I asked my mom-in-law to send me her dehydrator that was collecting dust in her cabinet, I figured I might as well put it to good use, and I certainly have. I haven’t stopped using it since it arrived. I know dehydrating food is not an unheard of phenomenon but I want to bring it back. It’s one of the easiest things to do!
This is a seriously simple set-it and forget-it way of “cooking”. I really wanted to be able to have long lasting, tasty treats that weren’t going to go bad after two days. I’m not sure what inspired me to get so into this….but whatever it is, I LOVE IT!
I bought this little doo-dad from Wal-Mart for $10 while I was waiting for my shiny-old dehydrator to arrive:
Here are some of the things I’ve tried:
Slice apples thin (core if you have a corer, otherwise, cut around the core and slice each quarter)
Dehydrate at 135 for 8-10 hours.
Slice your bananas thin.
Dehydrate at 135 for 6-10 hours.
Spray them with a bit of lemon juice to preserve them and stop them from yellowing (I forgot to do that!)
Use your mandolin to slice your oranges.
Dehydrate at 135 for 5-10 hours depending on your desired dryness.
After a little bit of research I’ve decided I’m going to try to make some orange powder and turn it into a face mask like this blogger does here.
I put a few orange slices in my blender and blended it into a powder. I used some of the powder for a face mask and left the rest for some other time. When I cleaned the blender I used only water so it would blend with the orange powder. Then I took that water, put it in a pitcher, added more water & kept it as a refreshing drink for later :-).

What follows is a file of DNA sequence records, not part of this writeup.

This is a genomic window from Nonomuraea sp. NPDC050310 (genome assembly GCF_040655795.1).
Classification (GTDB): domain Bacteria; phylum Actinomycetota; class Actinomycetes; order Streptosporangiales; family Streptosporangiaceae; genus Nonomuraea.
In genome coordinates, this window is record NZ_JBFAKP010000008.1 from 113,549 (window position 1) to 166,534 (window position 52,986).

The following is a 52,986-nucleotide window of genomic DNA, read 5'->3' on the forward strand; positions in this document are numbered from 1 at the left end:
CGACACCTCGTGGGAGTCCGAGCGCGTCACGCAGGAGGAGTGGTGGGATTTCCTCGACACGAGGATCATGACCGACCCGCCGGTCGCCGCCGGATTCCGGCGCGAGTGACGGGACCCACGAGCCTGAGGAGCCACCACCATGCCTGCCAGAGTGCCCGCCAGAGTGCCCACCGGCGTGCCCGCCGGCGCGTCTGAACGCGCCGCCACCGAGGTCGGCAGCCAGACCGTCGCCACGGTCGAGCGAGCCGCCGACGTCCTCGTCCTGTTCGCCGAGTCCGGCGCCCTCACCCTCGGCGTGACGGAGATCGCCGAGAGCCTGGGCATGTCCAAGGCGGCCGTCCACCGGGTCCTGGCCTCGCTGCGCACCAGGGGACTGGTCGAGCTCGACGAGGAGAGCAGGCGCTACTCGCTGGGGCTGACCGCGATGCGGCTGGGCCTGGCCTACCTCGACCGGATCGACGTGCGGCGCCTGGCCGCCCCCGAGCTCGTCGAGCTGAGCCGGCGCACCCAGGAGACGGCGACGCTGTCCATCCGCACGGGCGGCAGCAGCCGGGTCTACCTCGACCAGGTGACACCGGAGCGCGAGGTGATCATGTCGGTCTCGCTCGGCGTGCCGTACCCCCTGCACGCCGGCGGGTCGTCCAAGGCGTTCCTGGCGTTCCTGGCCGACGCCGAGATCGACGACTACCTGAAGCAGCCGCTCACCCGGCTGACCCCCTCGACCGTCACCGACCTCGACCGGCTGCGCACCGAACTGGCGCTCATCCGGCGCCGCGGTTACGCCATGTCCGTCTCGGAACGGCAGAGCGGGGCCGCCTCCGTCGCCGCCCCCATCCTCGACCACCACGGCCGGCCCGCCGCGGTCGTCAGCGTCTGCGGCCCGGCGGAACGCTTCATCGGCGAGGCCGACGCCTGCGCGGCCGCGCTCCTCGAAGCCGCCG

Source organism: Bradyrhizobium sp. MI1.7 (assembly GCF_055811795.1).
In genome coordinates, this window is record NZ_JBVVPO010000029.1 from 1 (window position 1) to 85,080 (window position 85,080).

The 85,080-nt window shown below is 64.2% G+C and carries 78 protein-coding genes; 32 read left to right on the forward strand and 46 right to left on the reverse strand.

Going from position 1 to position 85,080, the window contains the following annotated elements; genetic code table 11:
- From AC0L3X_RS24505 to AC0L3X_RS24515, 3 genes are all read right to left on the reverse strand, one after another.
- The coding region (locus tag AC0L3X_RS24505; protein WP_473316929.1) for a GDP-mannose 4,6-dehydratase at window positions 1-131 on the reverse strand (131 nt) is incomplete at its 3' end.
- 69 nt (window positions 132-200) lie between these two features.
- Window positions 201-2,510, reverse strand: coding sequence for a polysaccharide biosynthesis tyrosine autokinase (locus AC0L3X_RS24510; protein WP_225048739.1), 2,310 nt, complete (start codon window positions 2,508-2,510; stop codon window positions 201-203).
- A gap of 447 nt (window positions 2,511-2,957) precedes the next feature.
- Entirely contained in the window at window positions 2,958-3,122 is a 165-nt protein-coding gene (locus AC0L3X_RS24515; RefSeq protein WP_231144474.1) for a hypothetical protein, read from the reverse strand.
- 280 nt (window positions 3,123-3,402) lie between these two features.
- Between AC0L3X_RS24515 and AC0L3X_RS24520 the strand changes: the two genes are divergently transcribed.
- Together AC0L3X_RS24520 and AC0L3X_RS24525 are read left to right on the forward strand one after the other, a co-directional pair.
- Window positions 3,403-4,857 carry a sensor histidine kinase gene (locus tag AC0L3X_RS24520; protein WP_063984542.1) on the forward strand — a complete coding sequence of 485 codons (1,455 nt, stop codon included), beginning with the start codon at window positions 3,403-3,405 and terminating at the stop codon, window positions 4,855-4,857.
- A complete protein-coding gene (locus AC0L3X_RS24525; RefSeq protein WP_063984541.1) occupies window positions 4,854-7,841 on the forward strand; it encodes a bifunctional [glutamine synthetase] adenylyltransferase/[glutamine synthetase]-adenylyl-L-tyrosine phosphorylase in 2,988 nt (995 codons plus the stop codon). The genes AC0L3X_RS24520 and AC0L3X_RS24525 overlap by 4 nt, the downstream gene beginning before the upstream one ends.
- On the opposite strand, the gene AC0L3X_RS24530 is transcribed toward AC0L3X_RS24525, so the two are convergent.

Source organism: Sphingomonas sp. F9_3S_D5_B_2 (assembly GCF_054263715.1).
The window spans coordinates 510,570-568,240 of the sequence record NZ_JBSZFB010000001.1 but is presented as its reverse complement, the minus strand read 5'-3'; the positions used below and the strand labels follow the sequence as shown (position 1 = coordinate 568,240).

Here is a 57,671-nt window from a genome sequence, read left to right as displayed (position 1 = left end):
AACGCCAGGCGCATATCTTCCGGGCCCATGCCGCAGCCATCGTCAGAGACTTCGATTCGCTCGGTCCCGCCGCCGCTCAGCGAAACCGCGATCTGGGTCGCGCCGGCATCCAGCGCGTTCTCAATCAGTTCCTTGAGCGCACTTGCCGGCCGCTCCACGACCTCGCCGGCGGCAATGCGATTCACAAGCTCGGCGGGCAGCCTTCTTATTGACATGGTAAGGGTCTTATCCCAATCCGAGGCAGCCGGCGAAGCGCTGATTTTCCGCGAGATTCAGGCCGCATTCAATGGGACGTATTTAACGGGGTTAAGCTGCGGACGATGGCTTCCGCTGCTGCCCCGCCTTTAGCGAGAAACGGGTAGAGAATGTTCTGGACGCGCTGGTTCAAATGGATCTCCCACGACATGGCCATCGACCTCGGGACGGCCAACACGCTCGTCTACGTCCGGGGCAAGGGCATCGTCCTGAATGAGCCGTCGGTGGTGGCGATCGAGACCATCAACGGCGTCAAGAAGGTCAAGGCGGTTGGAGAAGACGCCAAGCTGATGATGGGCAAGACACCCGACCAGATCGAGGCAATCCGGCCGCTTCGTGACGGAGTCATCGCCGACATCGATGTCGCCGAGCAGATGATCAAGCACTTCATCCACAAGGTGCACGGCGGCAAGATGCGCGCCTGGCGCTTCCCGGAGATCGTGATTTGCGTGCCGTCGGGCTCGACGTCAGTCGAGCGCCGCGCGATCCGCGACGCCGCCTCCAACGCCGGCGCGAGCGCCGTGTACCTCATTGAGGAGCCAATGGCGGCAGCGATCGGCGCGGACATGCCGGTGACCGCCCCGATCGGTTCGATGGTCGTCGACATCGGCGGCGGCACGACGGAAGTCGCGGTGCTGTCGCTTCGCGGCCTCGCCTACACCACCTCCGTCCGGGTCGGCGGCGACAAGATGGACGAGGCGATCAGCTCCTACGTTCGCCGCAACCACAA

Dehydrate at 135 for 8-12 hours. Check them periodically to get the consistency you like.
I bought pre-sliced mangoes and sliced them even thinner by hand. I definitely could have saved money by buying new mangoes and cutting them myself, but this was my first go at drying them so I did not feel like going through the hassle of peeling and chopping if it wasn’t going to work!
Tomatos (Roma & Grape):
Cut your romas in half and face the flat side up. Do the same with your grape tomatoes.
Dehydrate Roma’s at 135 for 12-14 hours.
Dehydrate Grape Tomatoes at 135 for 10-12 hours.
Here’s a yummy sundried tomato hummus recipe to try from Sam at Pancake Warrior.
(They tasted horrible on their own…and anything was better than that).
I put oil, salt & pepper and cut them into little triangle.
Dehydrate at 95 for 10-12 hours.
Leave the florets about an inch or so in size. I cut mine pretty small and they certainly shrink after a while.
Dehydrate at 135 for 11 hours.
I got the idea from this recipe here. I used only sriracha and vinegar for my sauce because I wanted something quick-and-easy. It’s definitely something I’ll do again!
Sadly, this was one of my first creations and I was too excited, so I forgot to take a picture. Dangit! But it was a hit!
I microwaved them for about 2m45s to cook them just a bit (but not all the way) and dehydrated them at 135 for about 12 hours.
Yikes. This was a wicked fail. They were not good! I’m trying to figure out where I went wrong. I am going to start ruling things out 1-by-1. Was it the pre-cooking? Was it breaking them into 1 inch pieces? Did I under-cook them? Should I use frozen beans instead of fresh? I haven’t the slightest…but I’ll keep you updated. I had one green bean that was perfectly dry and crunchy and the rest were tough and chewy.
I made the mistake of not pre-cooking the onions before I dehydrated them. Aside from that, they are perfect! Look how good and crunchy they turned out! They’re just like healthy Funions. Yum!
Dehydrate at 135 for 8-12 hours.
I’m sure you could argue that dehydrating your food makes for a higher concentration of sugars…and that’s true, but that doesn’t mean that it’s unhealthy. That’s really no excuse not to do it! I’ll bet most store bought crackers or snacks have more artificially added sugars than many of the things I can dehydrate. In my opinion it’s totally worth it! Why not give it a shot? 🙂